Storage experts share closet design tips
Who we talked to
Steve Jorgenson, owner
Home Options Inc.
Robert Coover, owner
Closet & Storage Concepts
Rick Robertson, owner
What's the most common problem you see with your customers' closets?
Steve Jorgenson: Quite often, the problem is with the corners of the closets, where customers haven't used the space well.
Robert Coover: Wire shelving that's not adjustable. Still, with the right organization, storing a lot of stuff efficiently is possible. More importantly, our closet systems make it easier to stay organized.
Rick Robertson: People just don't have big enough closets for all their stuff. I can't grow their closet, but I can give them more space so they can do other things, such as add shelves.
What types of closet systems do you install?
Jorgenson: The two most popular types are ventilated wire and melamine laminate. We do some real wood products, but those are more expensive. There are a lot of wood grains where you can get the look of wood at a lower price. They're very durable and don't have to be stained. We do any type of closet - reach-in, walk-in, pantries, linen or storage. The accessories are unlimited: We can install tie racks, belt racks, hamper baskets, drawers, jewelry inserts, slide-out garment rods, built-in mirrors and ironing boards.
Coover: Most new homes have larger walk-in closets, but we deal with all kinds. A couple of organizing options include the double hang option, which is placing one short hang [rod] over another, and medium hang, which involves hanging medium-length dresses or pants by the cuff. Right after we install your new closet is a great time to upgrade your hangers. For shoes, one of the neatest solutions is shoe cubbies. The first step for deciding what the best setup is for each customer is assessing what's driving them crazy, and measuring their existing clothes and shoes.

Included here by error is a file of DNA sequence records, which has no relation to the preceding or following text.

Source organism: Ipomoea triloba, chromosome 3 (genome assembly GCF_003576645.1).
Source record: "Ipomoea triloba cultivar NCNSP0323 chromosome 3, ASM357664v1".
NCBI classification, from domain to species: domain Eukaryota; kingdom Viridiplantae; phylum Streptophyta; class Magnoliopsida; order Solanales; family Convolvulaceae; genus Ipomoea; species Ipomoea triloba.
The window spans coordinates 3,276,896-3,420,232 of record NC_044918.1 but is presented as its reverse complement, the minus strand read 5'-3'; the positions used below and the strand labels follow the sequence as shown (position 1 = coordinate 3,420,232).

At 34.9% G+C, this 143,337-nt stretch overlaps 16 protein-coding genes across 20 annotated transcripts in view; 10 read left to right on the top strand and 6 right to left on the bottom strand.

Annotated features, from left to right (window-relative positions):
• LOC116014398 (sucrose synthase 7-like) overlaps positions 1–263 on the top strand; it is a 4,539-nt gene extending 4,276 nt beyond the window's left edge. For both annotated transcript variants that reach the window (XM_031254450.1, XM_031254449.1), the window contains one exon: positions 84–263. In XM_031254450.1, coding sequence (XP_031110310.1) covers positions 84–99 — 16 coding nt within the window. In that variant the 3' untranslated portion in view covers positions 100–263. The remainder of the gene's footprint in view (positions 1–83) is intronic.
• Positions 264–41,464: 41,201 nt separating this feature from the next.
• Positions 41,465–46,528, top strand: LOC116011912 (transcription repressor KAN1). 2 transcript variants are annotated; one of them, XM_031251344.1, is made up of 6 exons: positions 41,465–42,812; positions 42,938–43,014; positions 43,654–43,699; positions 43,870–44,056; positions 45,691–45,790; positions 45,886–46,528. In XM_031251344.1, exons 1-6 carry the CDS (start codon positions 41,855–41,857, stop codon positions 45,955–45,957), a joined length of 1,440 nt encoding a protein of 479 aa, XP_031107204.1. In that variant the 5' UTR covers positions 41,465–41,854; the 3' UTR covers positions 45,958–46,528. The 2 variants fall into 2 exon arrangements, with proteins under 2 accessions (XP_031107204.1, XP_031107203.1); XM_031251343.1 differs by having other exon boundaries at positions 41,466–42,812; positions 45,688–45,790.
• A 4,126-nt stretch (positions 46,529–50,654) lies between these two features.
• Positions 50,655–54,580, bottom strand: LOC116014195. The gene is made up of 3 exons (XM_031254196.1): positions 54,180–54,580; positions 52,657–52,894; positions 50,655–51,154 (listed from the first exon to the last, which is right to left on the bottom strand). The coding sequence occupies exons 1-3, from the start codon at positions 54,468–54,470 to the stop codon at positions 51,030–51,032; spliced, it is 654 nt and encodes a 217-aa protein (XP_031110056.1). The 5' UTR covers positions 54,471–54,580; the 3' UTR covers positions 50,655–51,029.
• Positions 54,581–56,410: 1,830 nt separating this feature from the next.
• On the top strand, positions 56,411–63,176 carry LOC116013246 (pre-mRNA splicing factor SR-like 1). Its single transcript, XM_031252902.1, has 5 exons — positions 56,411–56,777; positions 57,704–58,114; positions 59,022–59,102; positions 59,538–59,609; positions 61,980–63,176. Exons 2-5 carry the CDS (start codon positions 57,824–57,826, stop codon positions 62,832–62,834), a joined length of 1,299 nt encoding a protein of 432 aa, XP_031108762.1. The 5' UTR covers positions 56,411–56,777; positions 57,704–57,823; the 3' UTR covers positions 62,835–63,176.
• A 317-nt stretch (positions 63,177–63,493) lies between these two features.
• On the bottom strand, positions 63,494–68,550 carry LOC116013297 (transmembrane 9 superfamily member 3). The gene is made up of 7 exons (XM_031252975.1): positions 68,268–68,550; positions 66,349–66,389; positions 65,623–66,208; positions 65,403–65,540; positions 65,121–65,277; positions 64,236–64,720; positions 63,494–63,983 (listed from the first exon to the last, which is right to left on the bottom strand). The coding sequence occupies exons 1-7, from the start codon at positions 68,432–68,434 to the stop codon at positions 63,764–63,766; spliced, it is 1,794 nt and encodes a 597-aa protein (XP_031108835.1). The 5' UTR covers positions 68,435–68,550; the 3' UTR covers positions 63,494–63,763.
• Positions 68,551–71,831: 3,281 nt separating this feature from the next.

What's the installation process like, and what do you charge?
Jorgenson: We do free in-home estimates. We bring literature and samples, get measurements, and see what customers' needs are. We use a custom drawing program [to design the closet], and e-mail it and the price to the customer. A reach-in closet typically takes an hour to install. Walk-ins can vary, depending on their sizes. Closets in the whole house usually take half a day to one day. We have a ventilated wire system that starts at less than $100. We've also done custom closets that are $5,000 to $10,000. We do a lot of closets that are about $300 for a melamine system, and you can get a really nice walk-in system for about $1,000. It's a very wide range. For the ventilated wire, we use ClosetMaid. I've been working with them for 21 years, and they've always given me great service.
Coover: It's typically a clean and hassle-free, one-day process. The only thing we need the customer to do is remove their clothes from the closet, which they can lay on the bed. From initial call to installation, it's usually one to two weeks. The cost really varies depending on the design. A small coat closet can run $100, while large walk-in masters can run $10,000 to $15,000. We custom manufacture all our materials and do free consultations.
Robertson: I bring a computer when I measure a customer's closet to simulate the setup and design. I print it out for them, and I can easily make design adjustments with the software. The price for a normal walk-in closet ranges from about $600 to $1,500, and we offer free consultations, one-day installation and closet solutions for every room.
Can closet organization add value to your home?
Jorgenson: Absolutely. A lot of times, when someone purchases a home, one of the first things they do is have the closets organized. If someone is looking at a home and sees a closet system, it's one less thing they have to do. With construction slowed quite a bit, remodeling work has picked up. People are putting money back into their house.
Robertson: Custom closets are a big selling plus - the resale value is great. Once people get a custom closet, they never want to go back to life without them. The homeowner gets a lifetime warranty on the materials because we use only three-fourths-inch thermofused melamine on particleboard for our closets. It's the toughest, most durable engineered material you can buy.